Maritime insecurity does not happen in a void. Southeast Asia’s pirates and armed robbers live in a region that is replete with natural resources and much of it is in the blue depths of Asia’s oceans and seas.
Yet, economic development across the region has left millions behind. Where coastal communities should thrive in these “blue economies”, they face high levels of poverty and environmental degradation. Nearly 85 percent of the global population working in fisheries and aquaculture is found in Asia. But Asia’s waters are seriously overfished and ongoing Illegal, Unregulated and Unreported (IUU) fishing in disputed areas like the South China Sea will hurt the populations depending on these waters for their livelihoods.
North Sumatra, Jambi and Riau provinces in Indonesia are among the poorest in the country. The Strait of Malacca skirts along these provinces and the pirates here are often just young, idle and poor. Others migrate to special economic zones in Batam and Riau Islands, hoping to get jobs, but end up in pelabuhan tikus (rat harbours), and struggle to make ends meet. Pirates in such situations are often a “Robin Hood” figure: a seasoned fisherman who raids ships with a small crew and uses the money to build mosques for the local kampung.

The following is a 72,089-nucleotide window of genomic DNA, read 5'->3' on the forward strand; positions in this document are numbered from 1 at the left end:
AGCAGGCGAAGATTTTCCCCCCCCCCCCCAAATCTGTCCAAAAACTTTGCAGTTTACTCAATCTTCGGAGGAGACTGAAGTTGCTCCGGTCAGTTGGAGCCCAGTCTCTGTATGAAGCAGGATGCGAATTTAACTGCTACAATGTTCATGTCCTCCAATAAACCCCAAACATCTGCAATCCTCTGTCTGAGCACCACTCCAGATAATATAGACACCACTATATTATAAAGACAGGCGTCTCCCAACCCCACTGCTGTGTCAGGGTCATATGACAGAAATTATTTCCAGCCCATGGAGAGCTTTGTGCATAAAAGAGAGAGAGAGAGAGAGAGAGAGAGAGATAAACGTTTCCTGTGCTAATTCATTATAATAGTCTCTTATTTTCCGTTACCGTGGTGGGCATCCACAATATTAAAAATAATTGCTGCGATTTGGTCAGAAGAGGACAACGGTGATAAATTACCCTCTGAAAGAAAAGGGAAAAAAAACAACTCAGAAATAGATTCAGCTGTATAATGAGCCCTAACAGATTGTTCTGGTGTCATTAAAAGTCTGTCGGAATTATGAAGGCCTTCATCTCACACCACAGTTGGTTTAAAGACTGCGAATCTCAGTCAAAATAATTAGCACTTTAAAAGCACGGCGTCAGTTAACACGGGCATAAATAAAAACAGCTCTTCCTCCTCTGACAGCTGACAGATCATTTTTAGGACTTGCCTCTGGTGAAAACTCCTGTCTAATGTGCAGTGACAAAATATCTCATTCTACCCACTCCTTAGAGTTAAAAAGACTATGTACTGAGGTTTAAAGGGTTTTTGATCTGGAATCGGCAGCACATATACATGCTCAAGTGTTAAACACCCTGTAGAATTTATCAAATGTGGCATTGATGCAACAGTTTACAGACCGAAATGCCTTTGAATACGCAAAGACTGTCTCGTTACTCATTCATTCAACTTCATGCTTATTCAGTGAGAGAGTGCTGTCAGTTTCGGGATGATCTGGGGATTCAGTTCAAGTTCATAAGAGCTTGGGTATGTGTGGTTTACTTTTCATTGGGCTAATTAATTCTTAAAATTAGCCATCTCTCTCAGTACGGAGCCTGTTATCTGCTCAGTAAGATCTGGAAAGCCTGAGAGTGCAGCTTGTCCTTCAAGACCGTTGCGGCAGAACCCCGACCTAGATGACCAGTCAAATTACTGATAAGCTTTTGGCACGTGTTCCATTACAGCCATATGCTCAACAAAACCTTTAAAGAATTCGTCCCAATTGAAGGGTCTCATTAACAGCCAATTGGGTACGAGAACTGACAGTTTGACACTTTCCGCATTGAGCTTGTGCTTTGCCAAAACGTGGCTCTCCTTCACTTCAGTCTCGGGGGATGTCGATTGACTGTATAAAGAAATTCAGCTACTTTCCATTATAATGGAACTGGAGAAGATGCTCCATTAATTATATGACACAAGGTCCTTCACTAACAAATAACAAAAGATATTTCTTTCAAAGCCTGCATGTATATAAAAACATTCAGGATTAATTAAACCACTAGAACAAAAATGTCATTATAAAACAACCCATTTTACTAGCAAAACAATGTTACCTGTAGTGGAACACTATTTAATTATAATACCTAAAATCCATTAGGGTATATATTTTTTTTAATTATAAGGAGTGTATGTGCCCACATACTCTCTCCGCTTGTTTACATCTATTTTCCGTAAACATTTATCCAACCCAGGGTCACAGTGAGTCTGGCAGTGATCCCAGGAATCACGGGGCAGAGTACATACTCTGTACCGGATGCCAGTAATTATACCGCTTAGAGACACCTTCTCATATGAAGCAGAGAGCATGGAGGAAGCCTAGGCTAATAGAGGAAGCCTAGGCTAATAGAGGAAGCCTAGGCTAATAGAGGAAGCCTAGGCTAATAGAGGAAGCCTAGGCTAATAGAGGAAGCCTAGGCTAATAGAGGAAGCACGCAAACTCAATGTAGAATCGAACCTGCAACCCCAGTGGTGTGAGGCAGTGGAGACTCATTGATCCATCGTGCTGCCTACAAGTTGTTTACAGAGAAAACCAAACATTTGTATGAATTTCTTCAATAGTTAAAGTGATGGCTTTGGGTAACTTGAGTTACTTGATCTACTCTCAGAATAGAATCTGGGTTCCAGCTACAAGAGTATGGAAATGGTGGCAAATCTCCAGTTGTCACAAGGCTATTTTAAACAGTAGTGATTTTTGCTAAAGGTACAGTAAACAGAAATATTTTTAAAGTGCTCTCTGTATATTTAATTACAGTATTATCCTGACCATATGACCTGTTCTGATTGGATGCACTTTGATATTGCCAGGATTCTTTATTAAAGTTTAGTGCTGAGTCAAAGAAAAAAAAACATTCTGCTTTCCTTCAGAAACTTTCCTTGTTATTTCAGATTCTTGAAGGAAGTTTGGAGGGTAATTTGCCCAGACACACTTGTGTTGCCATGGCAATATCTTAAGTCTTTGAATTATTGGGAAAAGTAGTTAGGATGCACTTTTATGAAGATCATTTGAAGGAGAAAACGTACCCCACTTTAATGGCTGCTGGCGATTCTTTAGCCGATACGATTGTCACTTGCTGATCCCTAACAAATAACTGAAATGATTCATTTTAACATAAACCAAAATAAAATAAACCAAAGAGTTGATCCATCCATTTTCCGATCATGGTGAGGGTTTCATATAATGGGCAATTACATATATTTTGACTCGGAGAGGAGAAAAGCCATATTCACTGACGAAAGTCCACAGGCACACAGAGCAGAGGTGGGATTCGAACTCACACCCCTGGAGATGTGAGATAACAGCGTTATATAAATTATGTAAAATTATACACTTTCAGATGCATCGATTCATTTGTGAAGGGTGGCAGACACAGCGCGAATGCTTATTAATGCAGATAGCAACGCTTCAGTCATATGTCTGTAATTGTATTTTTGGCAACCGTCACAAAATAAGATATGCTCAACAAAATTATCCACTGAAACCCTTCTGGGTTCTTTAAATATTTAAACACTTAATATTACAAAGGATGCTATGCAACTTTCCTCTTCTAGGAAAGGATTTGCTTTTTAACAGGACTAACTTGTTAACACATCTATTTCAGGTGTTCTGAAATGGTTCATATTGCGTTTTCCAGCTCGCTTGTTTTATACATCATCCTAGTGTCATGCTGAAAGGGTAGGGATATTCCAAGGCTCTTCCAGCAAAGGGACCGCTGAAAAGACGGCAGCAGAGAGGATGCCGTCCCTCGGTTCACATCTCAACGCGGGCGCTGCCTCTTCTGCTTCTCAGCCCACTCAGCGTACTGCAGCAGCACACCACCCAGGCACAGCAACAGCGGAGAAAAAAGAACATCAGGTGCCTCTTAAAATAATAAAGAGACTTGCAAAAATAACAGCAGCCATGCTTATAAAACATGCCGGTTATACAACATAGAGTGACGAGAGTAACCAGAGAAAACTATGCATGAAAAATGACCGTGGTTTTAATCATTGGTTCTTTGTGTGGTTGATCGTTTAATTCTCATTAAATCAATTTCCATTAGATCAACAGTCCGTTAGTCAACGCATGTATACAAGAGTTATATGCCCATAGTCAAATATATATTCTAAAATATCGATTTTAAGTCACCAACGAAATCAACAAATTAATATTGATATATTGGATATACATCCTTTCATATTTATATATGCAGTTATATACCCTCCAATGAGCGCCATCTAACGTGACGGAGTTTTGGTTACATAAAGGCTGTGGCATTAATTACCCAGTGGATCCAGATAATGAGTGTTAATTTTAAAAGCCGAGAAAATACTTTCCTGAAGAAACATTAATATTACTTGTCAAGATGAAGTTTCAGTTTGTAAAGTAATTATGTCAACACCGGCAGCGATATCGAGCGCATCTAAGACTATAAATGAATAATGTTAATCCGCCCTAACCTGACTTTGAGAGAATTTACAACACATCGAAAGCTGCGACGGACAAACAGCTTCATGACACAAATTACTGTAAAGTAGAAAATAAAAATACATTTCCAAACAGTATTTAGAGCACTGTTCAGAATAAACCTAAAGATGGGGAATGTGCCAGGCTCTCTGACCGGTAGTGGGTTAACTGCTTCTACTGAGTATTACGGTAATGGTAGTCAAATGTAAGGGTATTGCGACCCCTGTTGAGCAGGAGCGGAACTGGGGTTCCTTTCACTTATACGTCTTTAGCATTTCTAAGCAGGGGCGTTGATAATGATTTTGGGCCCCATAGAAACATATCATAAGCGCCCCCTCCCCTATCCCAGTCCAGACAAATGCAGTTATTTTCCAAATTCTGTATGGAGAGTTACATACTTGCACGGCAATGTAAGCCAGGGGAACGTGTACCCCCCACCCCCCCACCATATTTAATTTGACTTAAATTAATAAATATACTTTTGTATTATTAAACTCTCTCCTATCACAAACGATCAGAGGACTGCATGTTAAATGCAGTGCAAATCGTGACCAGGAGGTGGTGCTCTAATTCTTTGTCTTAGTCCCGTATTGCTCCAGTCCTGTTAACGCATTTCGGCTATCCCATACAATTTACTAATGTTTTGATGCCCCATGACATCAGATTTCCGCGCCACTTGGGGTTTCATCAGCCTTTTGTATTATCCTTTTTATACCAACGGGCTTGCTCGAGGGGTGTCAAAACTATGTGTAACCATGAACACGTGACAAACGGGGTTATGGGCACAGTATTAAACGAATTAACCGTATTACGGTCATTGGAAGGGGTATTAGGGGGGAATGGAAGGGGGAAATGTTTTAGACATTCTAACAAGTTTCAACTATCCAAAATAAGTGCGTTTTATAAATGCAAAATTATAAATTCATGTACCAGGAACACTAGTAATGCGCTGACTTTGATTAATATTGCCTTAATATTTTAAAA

Southeast Asia is also home to the Coral Triangle, a 6-million square kilometre ecosystem which supports the livelihoods of more than 100 million people. But not everyone living in this ecosystem benefits from it. The Bangsamoro Autonomous Region of Muslim Mindanao (BARMM) in the Philippines, ranks the last in economic development in the country. Thirty percent of the Philippines’ poor live in Mindanao alone. If this restive region is left behind, the pirates here will be the greatest threat of all to maritime security and prosperity in Asia.